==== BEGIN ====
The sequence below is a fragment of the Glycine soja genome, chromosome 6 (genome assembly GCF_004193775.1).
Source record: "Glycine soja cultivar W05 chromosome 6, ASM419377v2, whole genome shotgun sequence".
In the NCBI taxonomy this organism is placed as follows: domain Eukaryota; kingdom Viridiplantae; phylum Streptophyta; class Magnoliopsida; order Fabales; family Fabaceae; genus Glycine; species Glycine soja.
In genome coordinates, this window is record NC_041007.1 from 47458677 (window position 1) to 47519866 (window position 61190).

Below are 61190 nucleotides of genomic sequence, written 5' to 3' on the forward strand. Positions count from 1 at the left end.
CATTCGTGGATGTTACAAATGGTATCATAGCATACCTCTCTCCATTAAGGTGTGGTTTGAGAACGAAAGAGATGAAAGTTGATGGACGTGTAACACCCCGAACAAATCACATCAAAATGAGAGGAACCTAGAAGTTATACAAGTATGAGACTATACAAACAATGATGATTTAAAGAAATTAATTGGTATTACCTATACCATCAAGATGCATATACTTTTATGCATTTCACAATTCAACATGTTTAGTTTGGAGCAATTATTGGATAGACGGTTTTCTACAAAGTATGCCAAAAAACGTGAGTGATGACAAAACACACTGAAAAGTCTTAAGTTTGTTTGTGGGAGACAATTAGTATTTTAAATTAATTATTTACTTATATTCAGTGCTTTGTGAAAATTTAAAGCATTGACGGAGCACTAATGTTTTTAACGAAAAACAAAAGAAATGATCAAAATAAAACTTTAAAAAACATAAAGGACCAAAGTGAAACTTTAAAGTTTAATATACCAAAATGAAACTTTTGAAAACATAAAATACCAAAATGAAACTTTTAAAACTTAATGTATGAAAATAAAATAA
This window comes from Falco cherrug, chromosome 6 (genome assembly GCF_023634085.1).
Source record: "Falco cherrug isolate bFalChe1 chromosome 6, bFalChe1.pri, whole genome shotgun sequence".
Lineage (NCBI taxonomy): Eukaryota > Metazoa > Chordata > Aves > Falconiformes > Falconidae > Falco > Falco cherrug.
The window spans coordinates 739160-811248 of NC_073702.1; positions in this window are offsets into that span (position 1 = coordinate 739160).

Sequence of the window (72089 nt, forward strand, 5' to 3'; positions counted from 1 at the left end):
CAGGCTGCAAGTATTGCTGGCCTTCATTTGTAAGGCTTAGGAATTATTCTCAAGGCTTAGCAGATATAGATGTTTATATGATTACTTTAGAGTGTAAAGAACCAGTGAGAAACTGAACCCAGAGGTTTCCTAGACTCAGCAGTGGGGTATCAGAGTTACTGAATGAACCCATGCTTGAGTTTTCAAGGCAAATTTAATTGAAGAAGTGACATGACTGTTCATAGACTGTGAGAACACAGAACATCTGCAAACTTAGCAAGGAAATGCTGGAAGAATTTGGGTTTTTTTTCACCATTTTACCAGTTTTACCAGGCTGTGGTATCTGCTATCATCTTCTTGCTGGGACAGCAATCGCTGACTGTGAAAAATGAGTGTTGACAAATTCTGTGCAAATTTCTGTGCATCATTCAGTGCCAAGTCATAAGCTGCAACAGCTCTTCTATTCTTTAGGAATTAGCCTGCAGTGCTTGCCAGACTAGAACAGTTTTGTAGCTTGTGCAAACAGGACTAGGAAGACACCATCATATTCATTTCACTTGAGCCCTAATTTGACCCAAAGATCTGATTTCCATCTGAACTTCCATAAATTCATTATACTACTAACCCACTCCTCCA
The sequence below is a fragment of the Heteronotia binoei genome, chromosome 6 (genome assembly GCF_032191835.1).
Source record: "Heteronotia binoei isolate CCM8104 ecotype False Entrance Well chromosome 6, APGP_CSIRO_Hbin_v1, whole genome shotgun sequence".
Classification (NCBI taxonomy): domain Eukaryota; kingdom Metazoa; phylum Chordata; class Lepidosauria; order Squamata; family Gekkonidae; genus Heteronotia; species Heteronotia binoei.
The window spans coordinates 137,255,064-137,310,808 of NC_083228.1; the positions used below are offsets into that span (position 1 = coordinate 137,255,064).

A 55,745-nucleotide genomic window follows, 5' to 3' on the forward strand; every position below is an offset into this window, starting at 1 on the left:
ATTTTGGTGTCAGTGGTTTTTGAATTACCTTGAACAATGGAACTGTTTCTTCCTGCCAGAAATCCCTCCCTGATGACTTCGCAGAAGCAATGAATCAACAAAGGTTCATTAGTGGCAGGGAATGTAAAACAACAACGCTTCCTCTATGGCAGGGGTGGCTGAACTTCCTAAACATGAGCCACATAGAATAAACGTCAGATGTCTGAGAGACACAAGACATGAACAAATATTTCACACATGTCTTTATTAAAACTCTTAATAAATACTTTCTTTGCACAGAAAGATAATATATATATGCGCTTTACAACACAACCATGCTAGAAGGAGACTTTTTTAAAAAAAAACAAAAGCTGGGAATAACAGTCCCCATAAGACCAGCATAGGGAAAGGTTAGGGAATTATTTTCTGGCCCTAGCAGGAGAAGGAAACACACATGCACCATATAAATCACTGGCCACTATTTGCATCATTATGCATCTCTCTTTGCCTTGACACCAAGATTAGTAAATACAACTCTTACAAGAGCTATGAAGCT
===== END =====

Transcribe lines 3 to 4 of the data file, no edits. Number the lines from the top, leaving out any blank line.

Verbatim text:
In the NCBI taxonomy this organism is placed as follows: domain Eukaryota; kingdom Viridiplantae; phylum Streptophyta; class Magnoliopsida; order Fabales; family Fabaceae; genus Glycine; species Glycine soja.
In genome coordinates, this window is record NC_041007.1 from 47458677 (window position 1) to 47519866 (window position 61190).